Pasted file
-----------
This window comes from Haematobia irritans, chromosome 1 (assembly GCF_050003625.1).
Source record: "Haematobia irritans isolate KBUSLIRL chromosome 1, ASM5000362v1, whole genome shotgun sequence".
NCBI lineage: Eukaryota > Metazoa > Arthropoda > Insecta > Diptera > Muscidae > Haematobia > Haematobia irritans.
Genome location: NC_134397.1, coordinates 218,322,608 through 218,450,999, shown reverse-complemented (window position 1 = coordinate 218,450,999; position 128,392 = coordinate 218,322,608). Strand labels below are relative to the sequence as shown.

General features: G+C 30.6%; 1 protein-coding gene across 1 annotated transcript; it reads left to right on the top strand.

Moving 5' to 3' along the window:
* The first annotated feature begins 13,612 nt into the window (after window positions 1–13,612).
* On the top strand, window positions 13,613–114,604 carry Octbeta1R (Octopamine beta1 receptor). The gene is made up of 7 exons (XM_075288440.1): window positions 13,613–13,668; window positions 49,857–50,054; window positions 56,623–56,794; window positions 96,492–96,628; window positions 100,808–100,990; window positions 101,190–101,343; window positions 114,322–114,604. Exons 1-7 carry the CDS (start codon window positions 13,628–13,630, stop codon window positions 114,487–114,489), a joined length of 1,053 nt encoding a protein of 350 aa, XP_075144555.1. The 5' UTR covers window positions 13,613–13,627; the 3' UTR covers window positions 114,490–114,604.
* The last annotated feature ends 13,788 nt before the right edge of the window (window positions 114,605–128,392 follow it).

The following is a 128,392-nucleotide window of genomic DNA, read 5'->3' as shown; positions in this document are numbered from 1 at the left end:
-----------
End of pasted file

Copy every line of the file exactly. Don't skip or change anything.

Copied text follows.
This window comes from Haematobia irritans, chromosome 1 (assembly GCF_050003625.1).
Source record: "Haematobia irritans isolate KBUSLIRL chromosome 1, ASM5000362v1, whole genome shotgun sequence".
NCBI lineage: Eukaryota > Metazoa > Arthropoda > Insecta > Diptera > Muscidae > Haematobia > Haematobia irritans.
Genome location: NC_134397.1, coordinates 218,322,608 through 218,450,999, shown reverse-complemented (window position 1 = coordinate 218,450,999; position 128,392 = coordinate 218,322,608). Strand labels below are relative to the sequence as shown.

General features: G+C 30.6%; 1 protein-coding gene across 1 annotated transcript; it reads left to right on the top strand.

Moving 5' to 3' along the window:
* The first annotated feature begins 13,612 nt into the window (after window positions 1–13,612).
* On the top strand, window positions 13,613–114,604 carry Octbeta1R (Octopamine beta1 receptor). The gene is made up of 7 exons (XM_075288440.1): window positions 13,613–13,668; window positions 49,857–50,054; window positions 56,623–56,794; window positions 96,492–96,628; window positions 100,808–100,990; window positions 101,190–101,343; window positions 114,322–114,604. Exons 1-7 carry the CDS (start codon window positions 13,628–13,630, stop codon window positions 114,487–114,489), a joined length of 1,053 nt encoding a protein of 350 aa, XP_075144555.1. The 5' UTR covers window positions 13,613–13,627; the 3' UTR covers window positions 114,490–114,604.
* The last annotated feature ends 13,788 nt before the right edge of the window (window positions 114,605–128,392 follow it).

The following is a 128,392-nucleotide window of genomic DNA, read 5'->3' as shown; positions in this document are numbered from 1 at the left end: